You truly were a special kid that you loved to go to school most of all after the long summer break! But it makes absolute sense that you became a teacher yourself. that is a wonderful story that touched my heart. So much gratitude you felt as a child!

  9. Though I was a good student I never looked forward to school starting.
    My youngest does look forward to going back to school.
    It’s a delight to see her unlike me.
    She turned 12 few days ago and asked for 2 things only.
    A volleyball and an old fashioned fountain pen, with the ink in a bottle.
    They stopped teaching cursive in public schools here in chicago, she taught herself.

    I might be raising a little teacher 😉

  10. I always felt sad when my KIDS went back to school. I liked them being at home. 🙂

  11. halfcupful says:

    I’ve always loved school too! Guess that’s why I became a teacher!

  12. Bun Karyudo says:

    I’m stunned and impressed by your enthusiasm to get back to school when you were a child. I struggle to imagine what that emotion must have been like. The day before school, I always felt like my cherished pet dog had just been run over by a steamroller.

  13. I loved school, too. We had steel nibbed pens and inkwells sunk into our desks in the 1940s

  14. lbeth1950 says:

    I loved school,too. We lived on a remote farm and rarely saw people, and summer meant hard work.

  15. Aaaah, thanks for that stroll down memory lane. I, too, love school — the beginning, middle, and the end. Great post! 😀

  16. I too, was one who couldn’t wait to get back to school, and all the school shopping beforehand. We didn’t have a list of supplies that we were to have when school started, and we did wear our own clothes, so it was always the adventure to go school shopping – with the three of us kids in tow.

  17. Oh, I love this time of year! I was born in ’64 but know all about mucilage and stinky thermoses! Your post brought back lots of good memories. We didn’t have back packs, generally, but I used my cotton duck Ranger Rick hiking backpack no matter who teased me. I was a member of the Ranger Rick club and proud of it!

    • A Ranger Rick gal…love it, be proud. I know I/we had themes on our lunchbox…it was the only shade of individuality. The only one I remember was Barbie ! ☺ Thanks, Jane.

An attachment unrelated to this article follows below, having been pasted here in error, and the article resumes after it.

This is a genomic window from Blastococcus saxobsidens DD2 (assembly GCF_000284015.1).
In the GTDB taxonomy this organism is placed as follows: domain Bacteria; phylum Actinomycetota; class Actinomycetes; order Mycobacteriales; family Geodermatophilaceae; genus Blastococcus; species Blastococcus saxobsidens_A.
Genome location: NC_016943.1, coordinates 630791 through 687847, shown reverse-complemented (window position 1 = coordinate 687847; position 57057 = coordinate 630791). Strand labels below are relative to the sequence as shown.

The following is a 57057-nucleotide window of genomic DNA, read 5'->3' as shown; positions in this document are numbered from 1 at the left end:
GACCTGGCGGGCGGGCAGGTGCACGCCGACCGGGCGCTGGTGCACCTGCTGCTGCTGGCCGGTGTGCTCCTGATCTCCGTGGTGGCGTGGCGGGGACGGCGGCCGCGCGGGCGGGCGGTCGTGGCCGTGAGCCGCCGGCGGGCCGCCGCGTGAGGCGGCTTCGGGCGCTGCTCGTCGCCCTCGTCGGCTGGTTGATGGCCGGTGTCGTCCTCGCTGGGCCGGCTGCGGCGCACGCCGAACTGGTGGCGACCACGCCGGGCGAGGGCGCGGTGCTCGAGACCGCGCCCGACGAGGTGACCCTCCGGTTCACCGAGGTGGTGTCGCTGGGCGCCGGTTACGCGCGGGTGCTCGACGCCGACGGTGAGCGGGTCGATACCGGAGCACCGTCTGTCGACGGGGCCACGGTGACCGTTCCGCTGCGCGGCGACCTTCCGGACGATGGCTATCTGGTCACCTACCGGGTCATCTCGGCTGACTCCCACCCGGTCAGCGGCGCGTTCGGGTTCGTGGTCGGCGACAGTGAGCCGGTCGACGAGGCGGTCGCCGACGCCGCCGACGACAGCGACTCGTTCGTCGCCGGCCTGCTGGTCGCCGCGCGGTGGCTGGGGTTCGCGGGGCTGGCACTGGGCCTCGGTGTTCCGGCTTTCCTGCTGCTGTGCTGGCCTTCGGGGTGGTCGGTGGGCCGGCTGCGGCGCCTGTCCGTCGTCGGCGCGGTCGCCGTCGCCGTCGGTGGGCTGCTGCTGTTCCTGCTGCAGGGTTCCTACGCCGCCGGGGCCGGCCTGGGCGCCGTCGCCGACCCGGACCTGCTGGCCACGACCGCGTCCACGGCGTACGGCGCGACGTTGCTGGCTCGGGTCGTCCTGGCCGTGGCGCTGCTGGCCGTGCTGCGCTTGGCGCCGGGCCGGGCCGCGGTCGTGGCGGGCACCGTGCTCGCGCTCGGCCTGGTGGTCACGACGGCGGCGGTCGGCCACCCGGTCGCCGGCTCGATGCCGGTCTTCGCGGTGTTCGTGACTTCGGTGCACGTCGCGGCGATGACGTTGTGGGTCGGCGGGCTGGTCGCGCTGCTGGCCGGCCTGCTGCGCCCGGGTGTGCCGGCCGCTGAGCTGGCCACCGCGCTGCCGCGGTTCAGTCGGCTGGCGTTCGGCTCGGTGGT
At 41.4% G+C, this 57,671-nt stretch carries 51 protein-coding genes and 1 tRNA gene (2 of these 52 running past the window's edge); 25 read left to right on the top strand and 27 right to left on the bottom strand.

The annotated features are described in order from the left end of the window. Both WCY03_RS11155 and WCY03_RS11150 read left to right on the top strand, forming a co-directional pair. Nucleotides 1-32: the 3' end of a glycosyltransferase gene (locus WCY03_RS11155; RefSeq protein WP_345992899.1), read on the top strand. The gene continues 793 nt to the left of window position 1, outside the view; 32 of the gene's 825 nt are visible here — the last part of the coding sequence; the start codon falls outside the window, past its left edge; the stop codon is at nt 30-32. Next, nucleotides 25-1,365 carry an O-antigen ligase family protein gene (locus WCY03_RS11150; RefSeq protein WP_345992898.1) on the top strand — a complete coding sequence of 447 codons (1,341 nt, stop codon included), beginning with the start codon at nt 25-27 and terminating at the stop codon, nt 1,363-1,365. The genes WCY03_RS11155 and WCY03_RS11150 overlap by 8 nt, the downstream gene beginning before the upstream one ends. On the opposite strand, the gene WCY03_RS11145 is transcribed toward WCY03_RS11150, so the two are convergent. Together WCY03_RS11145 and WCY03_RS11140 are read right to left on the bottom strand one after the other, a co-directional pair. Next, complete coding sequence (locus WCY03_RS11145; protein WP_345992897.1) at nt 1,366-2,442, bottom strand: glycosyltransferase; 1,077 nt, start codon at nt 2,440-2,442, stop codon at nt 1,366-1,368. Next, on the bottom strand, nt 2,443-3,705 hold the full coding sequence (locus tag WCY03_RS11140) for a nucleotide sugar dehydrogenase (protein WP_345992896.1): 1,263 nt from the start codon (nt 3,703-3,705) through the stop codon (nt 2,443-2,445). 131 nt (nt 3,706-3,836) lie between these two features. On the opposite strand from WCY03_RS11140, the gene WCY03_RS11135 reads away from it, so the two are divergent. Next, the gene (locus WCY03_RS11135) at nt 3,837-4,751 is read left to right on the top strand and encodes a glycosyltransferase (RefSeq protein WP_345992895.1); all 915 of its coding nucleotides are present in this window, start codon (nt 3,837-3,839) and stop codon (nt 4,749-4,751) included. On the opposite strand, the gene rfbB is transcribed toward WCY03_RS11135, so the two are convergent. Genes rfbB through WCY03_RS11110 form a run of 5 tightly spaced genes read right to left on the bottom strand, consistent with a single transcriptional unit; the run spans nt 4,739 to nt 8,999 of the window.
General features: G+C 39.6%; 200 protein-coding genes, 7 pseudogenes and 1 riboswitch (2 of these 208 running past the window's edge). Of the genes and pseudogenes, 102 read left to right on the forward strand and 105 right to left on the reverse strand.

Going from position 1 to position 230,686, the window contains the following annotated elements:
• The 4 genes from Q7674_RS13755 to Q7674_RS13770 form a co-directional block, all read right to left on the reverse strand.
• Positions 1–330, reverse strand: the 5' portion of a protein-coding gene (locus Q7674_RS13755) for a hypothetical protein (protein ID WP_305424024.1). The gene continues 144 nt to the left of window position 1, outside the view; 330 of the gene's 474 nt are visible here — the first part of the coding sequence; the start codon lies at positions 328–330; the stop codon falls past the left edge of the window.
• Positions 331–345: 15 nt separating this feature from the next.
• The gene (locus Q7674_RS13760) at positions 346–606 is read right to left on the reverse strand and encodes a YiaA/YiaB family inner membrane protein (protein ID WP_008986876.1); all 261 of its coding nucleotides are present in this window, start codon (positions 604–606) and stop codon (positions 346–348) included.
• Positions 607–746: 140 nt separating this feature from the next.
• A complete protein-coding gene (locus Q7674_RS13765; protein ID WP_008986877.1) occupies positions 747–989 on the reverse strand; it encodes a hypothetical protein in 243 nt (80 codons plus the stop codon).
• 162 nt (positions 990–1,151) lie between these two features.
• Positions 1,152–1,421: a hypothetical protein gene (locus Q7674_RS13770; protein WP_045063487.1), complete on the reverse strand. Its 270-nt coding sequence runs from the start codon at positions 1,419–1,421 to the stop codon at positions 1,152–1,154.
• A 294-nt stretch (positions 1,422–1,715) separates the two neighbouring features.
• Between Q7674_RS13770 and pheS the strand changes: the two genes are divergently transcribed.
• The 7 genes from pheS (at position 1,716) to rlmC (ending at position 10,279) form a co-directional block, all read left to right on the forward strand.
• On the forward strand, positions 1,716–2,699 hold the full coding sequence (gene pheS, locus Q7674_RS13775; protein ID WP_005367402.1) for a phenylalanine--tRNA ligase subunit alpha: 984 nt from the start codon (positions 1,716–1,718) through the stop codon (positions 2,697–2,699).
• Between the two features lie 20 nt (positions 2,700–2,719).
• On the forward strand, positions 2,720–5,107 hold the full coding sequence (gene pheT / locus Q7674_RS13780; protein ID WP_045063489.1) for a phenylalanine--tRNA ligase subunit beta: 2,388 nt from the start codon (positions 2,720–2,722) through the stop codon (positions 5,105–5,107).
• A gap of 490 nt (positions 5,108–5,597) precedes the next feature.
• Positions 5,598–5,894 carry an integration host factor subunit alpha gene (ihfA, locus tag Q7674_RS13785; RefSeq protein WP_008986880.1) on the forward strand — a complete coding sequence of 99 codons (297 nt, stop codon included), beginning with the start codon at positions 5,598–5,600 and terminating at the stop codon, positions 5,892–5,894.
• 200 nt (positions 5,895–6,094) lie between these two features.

18. Those smelly thermoses. I remember those! I loved school too, Van, and everything about it. We didn’t have ink pots – I can imagine that made for some messy fingers, uniforms, and hair!

  19. We wore Buster Brown shoes when I has a kid? I don’t really remember what they looked like, recognize the logo and they lasted as long as Dingo boots from Sears! I was not meant for school, social butterfly was I back then. Hope you had a great weekend. Look for my next post, What The Hell? I plan to float your’s by you before I publish, works best for me. When your memories are erased so is how to spell.
    🙂
    M

  20. Hilarious about Report Cards, I have mine from Kindergarten. My report pegged me perfectly and I haven’t changed except, I play nice, share, don’t interrupt teacher and would take a nap for sure these days.
    🙂

  21. joey says:

    I loved it too. Still have my grandfather’s wooden ruler with the sharp metal edge, too 🙂 Dunno what became of my yellow school bus plastic one…Wood lasts!

    I enjoy taking my kids to buy their supplies. I like how excitable they are and how their preferences change. I do not enjoy the extremity of the lists over the past few years, particularly when the younger two were in elementary school. I think we’ve leveled off a bit and for that, I am happy.

    I only buy my kids one pair of boots each winter. Every year, they hem and haw about whether to get the black and brown, but they don’t ask for both. I like that about us. lol

    • We had long lists that were posted at local retailers by teachers in the south. When we moved back to PA…nothing. I guess our taxes provide better for the schools here. Not sure which is better ? We did outgrow those school shoes in some years…we made them work until flip-flop, sneaker season.

  22. This posts brought about so many wonderful memories and the way you’ve written it is so warm and cozy. I remember Le Page’s, Buster Browns and the safety scissors–good times!! Thank you for sharing.

  23. I love this! I didn’t always have the best school experience, but as a teacher, I can completely relate!

  24. dannyj045 says:

    Great post. Check out my recent post about going back to school. I recently started a blog about my law school experience check it out if you have a chance.
    Talesofanaspitinglawyer.com